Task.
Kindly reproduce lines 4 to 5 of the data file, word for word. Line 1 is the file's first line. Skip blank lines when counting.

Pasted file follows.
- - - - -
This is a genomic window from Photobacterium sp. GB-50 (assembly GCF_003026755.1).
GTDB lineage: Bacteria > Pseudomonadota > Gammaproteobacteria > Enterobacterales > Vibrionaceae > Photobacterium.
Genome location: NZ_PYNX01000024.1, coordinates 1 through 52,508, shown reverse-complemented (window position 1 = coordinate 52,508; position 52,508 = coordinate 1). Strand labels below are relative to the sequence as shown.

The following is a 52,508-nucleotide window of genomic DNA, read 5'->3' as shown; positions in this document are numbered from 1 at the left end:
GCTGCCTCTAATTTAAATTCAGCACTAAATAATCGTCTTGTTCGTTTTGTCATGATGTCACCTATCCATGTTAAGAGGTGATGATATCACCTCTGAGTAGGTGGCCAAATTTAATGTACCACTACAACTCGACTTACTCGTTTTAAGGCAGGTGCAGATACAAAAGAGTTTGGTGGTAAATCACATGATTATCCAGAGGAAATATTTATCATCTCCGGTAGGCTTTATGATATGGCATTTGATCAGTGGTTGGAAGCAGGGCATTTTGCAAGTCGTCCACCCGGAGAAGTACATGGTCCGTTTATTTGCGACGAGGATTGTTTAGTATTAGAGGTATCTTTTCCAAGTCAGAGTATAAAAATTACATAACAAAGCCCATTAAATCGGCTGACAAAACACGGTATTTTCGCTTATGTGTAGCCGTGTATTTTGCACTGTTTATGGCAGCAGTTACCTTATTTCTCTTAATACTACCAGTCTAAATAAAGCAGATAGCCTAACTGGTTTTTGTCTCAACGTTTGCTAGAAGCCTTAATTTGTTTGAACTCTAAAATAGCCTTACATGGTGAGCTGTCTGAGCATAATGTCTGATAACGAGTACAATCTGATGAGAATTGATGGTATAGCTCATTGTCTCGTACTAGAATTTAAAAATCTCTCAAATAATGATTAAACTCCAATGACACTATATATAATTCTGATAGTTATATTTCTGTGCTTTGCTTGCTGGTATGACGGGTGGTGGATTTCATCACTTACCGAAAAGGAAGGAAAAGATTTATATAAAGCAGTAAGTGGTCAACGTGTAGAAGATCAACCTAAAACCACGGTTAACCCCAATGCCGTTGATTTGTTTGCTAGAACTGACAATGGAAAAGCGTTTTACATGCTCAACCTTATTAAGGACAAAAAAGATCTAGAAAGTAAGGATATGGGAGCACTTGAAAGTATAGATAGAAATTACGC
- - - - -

The following is a 52,508-nucleotide window of genomic DNA, read 5'->3' as shown; positions in this document are numbered from 1 at the left end:
GCTGCCTCTAATTTAAATTCAGCACTAAATAATCGTCTTGTTCGTTTTGTCATGATGTCACCTATCCATGTTAAGAGGTGATGATATCACCTCTGAGTAGGTGGCCAAATTTAATGTACCACTACAACTCGACTTACTCGTTTTAAGGCAGGTGCAGATACAAAAGAGTTTGGTGGTAAATCACATGATTATCCAGAGGAAATATTTATCATCTCCGGTAGGCTTTATGATATGGCATTTGATCAGTGGTTGGAAGCAGGGCATTTTGCAAGTCGTCCACCCGGAGAAGTACATGGTCCGTTTATTTGCGACGAGGATTGTTTAGTATTAGAGGTATCTTTTCCAAGTCAGAGTATAAAAATTACATAACAAAGCCCATTAAATCGGCTGACAAAACACGGTATTTTCGCTTATGTGTAGCCGTGTATTTTGCACTGTTTATGGCAGCAGTTACCTTATTTCTCTTAATACTACCAGTCTAAATAAAGCAGATAGCCTAACTGGTTTTTGTCTCAACGTTTGCTAGAAGCCTTAATTTGTTTGAACTCTAAAATAGCCTTACATGGTGAGCTGTCTGAGCATAATGTCTGATAACGAGTACAATCTGATGAGAATTGATGGTATAGCTCATTGTCTCGTACTAGAATTTAAAAATCTCTCAAATAATGATTAAACTCCAATGACACTATATATAATTCTGATAGTTATATTTCTGTGCTTTGCTTGCTGGTATGACGGGTGGTGGATTTCATCACTTACCGAAAAGGAAGGAAAAGATTTATATAAAGCAGTAAGTGGTCAACGTGTAGAAGATCAACCTAAAACCACGGTTAACCCCAATGCCGTTGATTTGTTTGCTAGAACTGACAATGGAAAAGCGTTTTACATGCTCAACCTTATTAAGGACAAAAAAGATCTAGAAAGTAAGGATATGGGAGCACTTGAAAGTATAGATAGAAATTACGC